Wilson's Hill Cemetery was donated by James and Mary Wilson, to the United Presbyterian Congregation of Essa, June 26th, 1858.
The following historical info is taken from a logbook at the entrance to the cemetery.
“Although this property was not deeded to the First Essa Presbyterian Church by the Wilson's until 1858, there were burials for at least a quarter century before that date. The earliest tombstone date that could be found was that of a one year old child (Ellen Sutherland), dated 1839. The last burial was that of William McClain Dinwoody who died in 1957. He was the last surviving son of the first white child born in Essa Twp.
The first Essa settlers, the George Dinwoody's and the Thomas Duff's are buried here. The remains of the Duff's were later re-interred in the Aurora Cemetery.
The Nevil's plot contains the remains of six children who all died within one week – a grim reminder of the once-dreaded diphtheria.
The Harper plot contains the remains of Bert Harper who lost his life in a futile effort to save a life in 1901. A monument to Bert Harper stands in front of the Parliament Buildings in Ottawa.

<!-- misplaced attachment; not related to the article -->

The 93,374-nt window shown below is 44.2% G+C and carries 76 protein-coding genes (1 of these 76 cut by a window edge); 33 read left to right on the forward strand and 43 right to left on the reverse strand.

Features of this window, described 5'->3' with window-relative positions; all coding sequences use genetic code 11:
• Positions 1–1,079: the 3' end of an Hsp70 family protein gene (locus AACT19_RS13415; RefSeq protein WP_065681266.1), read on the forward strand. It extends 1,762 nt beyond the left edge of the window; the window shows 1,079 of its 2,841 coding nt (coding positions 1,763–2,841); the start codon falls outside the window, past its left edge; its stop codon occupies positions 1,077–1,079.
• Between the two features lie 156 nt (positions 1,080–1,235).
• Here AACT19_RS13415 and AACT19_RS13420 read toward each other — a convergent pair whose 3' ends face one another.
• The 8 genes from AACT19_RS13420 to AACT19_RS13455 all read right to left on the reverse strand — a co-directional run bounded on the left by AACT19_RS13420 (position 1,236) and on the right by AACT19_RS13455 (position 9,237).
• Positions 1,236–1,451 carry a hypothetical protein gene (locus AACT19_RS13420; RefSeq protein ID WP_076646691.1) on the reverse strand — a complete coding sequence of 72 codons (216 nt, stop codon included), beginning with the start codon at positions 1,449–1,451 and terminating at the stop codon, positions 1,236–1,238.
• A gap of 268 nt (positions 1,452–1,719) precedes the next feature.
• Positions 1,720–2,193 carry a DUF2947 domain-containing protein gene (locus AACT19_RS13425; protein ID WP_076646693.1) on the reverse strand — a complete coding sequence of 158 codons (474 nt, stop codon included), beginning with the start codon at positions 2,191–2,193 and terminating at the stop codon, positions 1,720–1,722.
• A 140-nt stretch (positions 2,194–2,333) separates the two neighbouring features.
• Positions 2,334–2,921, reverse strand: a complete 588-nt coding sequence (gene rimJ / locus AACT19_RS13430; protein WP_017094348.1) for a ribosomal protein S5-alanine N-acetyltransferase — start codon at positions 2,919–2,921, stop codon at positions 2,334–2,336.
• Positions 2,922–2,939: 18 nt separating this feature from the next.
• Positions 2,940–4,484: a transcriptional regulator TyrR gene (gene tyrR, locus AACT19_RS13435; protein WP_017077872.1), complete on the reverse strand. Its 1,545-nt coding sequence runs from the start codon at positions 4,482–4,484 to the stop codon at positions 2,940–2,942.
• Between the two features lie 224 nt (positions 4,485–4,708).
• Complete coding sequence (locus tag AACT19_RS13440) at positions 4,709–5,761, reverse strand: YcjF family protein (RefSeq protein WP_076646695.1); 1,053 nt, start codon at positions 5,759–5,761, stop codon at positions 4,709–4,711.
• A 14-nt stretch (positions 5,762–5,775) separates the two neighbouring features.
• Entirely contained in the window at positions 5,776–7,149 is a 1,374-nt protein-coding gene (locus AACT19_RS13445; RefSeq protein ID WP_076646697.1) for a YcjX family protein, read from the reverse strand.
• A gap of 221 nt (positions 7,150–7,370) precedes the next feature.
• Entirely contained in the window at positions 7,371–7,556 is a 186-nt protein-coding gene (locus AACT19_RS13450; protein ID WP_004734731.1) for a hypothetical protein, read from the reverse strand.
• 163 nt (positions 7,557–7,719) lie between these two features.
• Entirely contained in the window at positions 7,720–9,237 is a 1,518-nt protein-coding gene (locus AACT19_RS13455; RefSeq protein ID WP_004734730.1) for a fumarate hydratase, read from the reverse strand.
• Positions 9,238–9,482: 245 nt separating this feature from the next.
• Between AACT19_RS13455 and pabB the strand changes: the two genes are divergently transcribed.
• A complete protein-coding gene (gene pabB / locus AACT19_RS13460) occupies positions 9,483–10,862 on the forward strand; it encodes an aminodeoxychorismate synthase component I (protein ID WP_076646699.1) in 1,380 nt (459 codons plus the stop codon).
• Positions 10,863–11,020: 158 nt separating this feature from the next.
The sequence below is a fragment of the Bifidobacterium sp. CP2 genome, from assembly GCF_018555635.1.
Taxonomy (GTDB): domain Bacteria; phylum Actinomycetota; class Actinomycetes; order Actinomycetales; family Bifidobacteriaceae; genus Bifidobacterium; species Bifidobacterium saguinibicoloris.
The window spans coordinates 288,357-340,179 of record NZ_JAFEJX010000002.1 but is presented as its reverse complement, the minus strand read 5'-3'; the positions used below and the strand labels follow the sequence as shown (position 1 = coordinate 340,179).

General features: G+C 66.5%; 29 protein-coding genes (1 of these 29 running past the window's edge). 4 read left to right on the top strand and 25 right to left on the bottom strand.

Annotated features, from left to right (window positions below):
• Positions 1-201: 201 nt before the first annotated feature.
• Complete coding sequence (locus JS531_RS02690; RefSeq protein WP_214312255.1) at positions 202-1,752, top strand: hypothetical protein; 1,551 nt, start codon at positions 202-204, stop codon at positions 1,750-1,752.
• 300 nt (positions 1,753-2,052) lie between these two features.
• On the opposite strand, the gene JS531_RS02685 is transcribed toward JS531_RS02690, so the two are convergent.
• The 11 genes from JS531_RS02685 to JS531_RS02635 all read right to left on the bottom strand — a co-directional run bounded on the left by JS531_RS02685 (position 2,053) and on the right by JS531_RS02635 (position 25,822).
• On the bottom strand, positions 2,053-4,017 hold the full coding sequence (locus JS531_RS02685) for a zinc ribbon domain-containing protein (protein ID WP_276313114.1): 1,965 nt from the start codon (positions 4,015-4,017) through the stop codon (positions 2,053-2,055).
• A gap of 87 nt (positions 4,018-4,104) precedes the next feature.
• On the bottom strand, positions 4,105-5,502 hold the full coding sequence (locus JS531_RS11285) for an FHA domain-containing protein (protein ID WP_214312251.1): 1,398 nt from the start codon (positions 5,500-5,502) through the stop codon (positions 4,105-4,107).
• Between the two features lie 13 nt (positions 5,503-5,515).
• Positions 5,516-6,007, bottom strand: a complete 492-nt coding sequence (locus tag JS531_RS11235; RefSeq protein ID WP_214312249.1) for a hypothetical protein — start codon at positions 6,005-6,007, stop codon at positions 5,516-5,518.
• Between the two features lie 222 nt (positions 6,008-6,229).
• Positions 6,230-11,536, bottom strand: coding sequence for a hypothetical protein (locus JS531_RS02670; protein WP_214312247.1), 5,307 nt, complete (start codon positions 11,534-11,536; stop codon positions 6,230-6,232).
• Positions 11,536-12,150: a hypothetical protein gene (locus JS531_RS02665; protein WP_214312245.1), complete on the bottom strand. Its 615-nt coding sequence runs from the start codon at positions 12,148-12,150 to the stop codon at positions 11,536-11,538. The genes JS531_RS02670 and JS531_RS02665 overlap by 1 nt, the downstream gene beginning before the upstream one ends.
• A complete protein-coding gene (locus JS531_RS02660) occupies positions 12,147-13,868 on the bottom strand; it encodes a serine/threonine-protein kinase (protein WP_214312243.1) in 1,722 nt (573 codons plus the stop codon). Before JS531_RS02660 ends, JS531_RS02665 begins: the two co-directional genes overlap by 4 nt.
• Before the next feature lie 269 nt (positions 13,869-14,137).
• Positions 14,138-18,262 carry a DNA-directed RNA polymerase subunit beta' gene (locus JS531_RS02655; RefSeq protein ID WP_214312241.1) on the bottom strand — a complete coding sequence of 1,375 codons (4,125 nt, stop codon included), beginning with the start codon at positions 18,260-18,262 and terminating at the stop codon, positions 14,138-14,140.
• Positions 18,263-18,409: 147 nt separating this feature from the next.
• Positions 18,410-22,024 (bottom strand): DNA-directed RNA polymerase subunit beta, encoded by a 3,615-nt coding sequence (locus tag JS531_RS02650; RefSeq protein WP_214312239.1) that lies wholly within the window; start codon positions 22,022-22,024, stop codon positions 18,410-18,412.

The original entrance to the cemetery was originally off what is now Highway 27. In 1926, the Department of Highways purchased this lower piece of land(the current entrance of the 12th Concession) and deeded it to the Presbyterian Church in Canada.
A tomstone bears the name of Hapentobe Hindle. Apparently three brides on a sailing vessel coming to Canada were very pregnant. Bets were made about which would give birth first. It happened to be Mrs. Hindle…..thus the name.”
The cemetery was meticulously cared for by Neil J. McBride for many years, until his passing in 1985. A plaque has been erected by his late wife to give thanks for his dedication to preserving the resting place of so many of the areas first pioneers. Although the cemetery is occasionally tended to, mostly it sits forgotten, unseen in its location at the top of Wilson's Hill.